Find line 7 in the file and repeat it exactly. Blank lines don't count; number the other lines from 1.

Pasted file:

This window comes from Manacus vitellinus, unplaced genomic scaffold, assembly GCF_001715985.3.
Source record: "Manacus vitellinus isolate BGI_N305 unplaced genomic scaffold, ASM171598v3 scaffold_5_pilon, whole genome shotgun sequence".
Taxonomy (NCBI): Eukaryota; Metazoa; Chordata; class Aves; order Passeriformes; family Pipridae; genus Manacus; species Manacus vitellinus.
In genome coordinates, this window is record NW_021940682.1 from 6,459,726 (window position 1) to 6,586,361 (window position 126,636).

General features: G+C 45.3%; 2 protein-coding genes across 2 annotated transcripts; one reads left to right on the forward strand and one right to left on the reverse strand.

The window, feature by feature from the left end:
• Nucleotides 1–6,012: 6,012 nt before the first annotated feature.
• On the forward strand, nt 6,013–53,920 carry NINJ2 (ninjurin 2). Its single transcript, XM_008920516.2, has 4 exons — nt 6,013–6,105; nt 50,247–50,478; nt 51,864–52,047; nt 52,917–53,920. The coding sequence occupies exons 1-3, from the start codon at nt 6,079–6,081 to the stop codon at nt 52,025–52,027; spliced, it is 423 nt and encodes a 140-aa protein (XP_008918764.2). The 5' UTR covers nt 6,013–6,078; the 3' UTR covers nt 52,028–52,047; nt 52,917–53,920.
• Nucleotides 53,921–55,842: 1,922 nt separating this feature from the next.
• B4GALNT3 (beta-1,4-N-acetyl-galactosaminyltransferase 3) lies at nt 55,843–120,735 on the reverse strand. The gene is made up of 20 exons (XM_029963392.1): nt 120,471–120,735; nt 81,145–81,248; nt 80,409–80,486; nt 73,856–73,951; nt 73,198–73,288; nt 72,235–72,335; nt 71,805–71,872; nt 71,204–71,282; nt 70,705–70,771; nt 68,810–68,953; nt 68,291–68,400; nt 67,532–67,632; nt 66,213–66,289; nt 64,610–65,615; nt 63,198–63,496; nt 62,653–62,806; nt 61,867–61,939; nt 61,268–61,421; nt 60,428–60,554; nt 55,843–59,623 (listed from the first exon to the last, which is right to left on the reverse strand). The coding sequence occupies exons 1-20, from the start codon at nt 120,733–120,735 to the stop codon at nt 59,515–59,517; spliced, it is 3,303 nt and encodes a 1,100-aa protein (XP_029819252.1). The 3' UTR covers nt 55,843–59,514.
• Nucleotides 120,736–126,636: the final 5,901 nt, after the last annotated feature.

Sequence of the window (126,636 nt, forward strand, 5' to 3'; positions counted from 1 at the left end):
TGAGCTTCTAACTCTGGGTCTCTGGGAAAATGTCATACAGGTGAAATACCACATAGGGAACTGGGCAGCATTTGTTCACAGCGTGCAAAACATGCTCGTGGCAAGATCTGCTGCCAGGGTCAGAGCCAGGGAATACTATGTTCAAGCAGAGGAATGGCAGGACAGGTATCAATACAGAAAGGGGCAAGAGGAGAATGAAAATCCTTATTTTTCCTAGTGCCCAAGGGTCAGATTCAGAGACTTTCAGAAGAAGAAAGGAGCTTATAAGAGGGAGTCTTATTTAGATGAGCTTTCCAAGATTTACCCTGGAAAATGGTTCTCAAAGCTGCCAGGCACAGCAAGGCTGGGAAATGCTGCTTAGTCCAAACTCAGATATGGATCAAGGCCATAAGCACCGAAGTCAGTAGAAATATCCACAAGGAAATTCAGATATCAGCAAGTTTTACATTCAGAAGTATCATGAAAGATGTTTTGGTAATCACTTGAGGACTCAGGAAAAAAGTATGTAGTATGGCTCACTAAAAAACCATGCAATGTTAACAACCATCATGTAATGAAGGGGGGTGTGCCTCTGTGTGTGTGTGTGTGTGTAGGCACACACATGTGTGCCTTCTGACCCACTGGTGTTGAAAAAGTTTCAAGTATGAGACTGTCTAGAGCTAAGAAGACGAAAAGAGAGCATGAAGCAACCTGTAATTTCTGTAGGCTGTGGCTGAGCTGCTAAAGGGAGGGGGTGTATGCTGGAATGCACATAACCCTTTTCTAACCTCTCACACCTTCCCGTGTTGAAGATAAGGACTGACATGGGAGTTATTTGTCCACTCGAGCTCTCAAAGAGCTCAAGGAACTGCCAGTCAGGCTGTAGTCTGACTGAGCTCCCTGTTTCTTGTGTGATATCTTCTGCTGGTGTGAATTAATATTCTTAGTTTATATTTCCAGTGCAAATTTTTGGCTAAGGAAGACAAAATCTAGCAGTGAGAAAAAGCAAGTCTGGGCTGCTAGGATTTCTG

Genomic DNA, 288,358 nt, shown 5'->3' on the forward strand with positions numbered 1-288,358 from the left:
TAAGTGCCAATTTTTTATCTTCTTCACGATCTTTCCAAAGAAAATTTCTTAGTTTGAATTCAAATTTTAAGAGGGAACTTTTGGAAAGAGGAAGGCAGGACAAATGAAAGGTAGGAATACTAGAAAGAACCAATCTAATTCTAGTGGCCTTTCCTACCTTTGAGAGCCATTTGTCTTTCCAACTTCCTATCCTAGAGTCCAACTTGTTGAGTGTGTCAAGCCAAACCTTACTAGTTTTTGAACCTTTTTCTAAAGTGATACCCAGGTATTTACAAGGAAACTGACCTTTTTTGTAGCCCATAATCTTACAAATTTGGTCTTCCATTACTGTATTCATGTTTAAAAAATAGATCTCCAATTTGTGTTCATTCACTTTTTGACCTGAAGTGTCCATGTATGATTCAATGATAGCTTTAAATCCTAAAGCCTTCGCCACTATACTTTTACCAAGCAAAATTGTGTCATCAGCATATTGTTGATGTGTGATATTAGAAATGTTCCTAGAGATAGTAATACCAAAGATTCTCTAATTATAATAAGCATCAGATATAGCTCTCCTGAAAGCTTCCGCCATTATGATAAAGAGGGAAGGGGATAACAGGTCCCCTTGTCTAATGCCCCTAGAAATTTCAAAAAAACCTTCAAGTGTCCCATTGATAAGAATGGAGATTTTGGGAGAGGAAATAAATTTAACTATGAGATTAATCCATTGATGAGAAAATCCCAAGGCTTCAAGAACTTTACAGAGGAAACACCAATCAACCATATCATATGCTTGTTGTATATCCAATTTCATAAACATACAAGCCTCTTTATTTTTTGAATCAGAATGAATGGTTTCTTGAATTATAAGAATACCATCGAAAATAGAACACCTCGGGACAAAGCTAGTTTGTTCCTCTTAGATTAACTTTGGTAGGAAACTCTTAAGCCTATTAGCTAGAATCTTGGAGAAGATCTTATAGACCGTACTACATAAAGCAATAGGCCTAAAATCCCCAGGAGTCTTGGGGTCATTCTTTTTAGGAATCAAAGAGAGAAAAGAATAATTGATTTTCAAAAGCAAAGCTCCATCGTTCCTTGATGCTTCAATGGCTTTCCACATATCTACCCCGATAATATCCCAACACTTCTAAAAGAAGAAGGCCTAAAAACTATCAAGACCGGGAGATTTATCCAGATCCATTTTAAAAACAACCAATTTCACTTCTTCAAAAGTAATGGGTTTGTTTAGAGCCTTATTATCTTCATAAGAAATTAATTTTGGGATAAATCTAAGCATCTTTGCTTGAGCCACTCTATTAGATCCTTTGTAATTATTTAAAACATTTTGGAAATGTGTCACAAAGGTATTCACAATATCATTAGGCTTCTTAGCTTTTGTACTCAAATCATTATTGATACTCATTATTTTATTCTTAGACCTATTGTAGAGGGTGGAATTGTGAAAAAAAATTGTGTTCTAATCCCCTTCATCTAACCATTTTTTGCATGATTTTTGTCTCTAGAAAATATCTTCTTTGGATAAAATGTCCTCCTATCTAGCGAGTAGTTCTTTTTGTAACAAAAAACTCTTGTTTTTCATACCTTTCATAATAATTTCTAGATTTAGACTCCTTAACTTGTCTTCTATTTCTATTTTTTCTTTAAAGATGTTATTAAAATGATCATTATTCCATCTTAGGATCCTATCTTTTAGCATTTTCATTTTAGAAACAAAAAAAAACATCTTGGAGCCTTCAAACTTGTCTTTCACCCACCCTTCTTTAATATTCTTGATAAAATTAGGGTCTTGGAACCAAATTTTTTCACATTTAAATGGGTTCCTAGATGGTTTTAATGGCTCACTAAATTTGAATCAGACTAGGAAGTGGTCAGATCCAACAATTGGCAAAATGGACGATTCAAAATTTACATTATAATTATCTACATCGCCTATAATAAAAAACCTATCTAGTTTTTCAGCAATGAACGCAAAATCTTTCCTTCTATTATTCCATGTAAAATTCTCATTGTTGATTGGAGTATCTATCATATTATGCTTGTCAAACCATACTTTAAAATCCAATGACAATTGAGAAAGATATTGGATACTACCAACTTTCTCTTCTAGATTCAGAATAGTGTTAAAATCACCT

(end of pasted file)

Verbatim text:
• Nucleotides 1–6,012: 6,012 nt before the first annotated feature.